Thursday, August 10, 2006

Take on the Tour

I wonder if people have found themselves curious about my take on the aftermath of the 2006 Tour de France -- namely, the scandal surrounding the alleged doping of Tour winner Floyd Landis. I've kept no secrets in this space about my affinity towards the sport of cycling (and towards the Tour de France in particular), and even my four-year-old son Elliot has posted about Floyd Landis and the Tour de France on his blog... So it's only natural to consider our response to the demise of our countryman and champion of cycling's greatest race.

Yet, in short, I don't really know what to think about everything. I'm trying to leave room for there to be a mistake -- a misunderstanding -- some glitch in the system... But the damnifying evidence seems rather overwhelming. Thus my overwhelming emotion to this overwhelming evidence is a profound and overwhelming sense of sadness.

But, of course, this is only natural. The Proverbs of Solomon speak extensively to these issues: "A wise son brings joy to his father, but a foolish son brings grief to his mother" (Proverbs 10:1). And in the case of one of America's presumedly great sons -- and one of the triumphant products of the sport of cycling -- a doping scandal brings nothing but grief to us, the progenitors and supporters of these constituencies... It feels like a personal stain on my conscience and the conscience of my family.

I decided to tell Elliot about the situation last Saturday -- when the news broke about the second testing of laboratory samples and the immediate disciplinary actions being taken by Landis' racing team and the officials of the Tour de France. In the weeks since the beginning of the Tour de France, Elliot had embraced Floyd Landis as a hero -- as a persona, even. He would wear his yellow bicycle helmet and his yellow rain-jacket, racing around the house on his four-wheeled plastic "racing bike" -- soliciting cheers for Floyd Landis, answering to the name of Floyd Landis, reveling in the glory of Floyd Landis. And since there was a very real possibility that Elliot might go off and introduce himself to some stranger with his gruff make-believe voice -- "Hi, I'm Floyd Landis" -- it seemed that it would be best for him to hear the demoralizing news from us and be given a framework for processing the news... But honestly, I didn't know if Elliot would understand...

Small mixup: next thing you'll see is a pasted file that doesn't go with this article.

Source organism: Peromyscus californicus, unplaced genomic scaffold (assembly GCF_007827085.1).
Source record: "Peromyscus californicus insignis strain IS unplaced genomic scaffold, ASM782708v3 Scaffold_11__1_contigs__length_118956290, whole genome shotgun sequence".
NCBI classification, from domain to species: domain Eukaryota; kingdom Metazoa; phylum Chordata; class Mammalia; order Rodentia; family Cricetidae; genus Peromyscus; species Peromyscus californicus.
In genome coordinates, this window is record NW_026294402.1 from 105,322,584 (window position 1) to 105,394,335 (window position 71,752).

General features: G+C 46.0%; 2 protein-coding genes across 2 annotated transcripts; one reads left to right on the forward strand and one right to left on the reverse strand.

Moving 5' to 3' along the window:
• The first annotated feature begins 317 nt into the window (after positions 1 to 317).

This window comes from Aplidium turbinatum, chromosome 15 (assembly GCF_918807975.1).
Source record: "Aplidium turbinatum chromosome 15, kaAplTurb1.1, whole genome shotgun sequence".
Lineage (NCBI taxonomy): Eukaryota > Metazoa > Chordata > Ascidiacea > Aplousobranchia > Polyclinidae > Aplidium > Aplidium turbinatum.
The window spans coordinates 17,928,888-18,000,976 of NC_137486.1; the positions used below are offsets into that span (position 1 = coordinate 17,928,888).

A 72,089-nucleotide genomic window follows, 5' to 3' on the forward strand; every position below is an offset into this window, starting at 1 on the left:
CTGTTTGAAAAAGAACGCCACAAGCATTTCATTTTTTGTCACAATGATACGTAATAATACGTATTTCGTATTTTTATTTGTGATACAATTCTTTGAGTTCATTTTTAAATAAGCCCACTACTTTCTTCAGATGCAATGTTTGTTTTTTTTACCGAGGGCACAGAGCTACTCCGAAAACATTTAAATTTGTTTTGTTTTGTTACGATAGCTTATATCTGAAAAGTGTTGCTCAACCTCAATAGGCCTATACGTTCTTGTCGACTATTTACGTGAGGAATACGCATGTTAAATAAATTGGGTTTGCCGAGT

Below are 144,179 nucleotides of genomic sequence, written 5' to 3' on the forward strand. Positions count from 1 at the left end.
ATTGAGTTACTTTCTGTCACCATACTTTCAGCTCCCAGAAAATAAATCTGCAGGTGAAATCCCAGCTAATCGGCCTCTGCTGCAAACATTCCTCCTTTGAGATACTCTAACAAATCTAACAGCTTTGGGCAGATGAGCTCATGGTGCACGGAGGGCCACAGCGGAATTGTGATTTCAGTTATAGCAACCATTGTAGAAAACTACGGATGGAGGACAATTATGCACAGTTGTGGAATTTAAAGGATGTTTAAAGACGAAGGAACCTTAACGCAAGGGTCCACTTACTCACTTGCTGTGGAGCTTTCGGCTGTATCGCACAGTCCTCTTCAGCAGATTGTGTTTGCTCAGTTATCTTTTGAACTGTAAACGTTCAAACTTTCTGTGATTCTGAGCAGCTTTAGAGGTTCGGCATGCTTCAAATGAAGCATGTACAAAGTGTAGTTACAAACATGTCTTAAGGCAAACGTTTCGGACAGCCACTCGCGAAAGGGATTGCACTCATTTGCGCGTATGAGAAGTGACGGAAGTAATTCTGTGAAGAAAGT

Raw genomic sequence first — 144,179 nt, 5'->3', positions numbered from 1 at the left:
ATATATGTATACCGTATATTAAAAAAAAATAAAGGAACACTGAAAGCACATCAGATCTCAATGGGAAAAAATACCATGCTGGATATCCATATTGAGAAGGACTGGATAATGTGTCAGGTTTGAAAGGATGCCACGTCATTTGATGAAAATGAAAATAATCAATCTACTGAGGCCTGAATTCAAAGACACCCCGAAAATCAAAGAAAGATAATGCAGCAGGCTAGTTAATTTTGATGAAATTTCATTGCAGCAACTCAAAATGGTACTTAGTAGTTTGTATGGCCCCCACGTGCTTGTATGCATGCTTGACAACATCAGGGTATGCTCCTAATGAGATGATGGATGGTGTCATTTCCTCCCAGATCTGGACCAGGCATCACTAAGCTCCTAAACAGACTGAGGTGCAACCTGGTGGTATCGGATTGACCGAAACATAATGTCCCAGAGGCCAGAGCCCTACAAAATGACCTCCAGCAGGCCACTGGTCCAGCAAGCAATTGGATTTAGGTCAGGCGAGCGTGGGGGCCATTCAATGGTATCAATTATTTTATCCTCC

He did, though. His lower lip quivered, in fact, and his face was painfully downcast as he personalized the shame of Floyd Landis. While all of the other racers had been expected to ride the same kind of bicycles and eat the same kind of food and drink the same kind of drink, Floyd Landis had eaten a special kind of medicine that had made him strong and given him an unfair advantage in the race. And that's cheating. And that's bad. And when you take a kind of medicine without a doctor's approval and without following the rules, it's called "drugs." And drugs are really bad. Cheating is bad, and drugs are bad.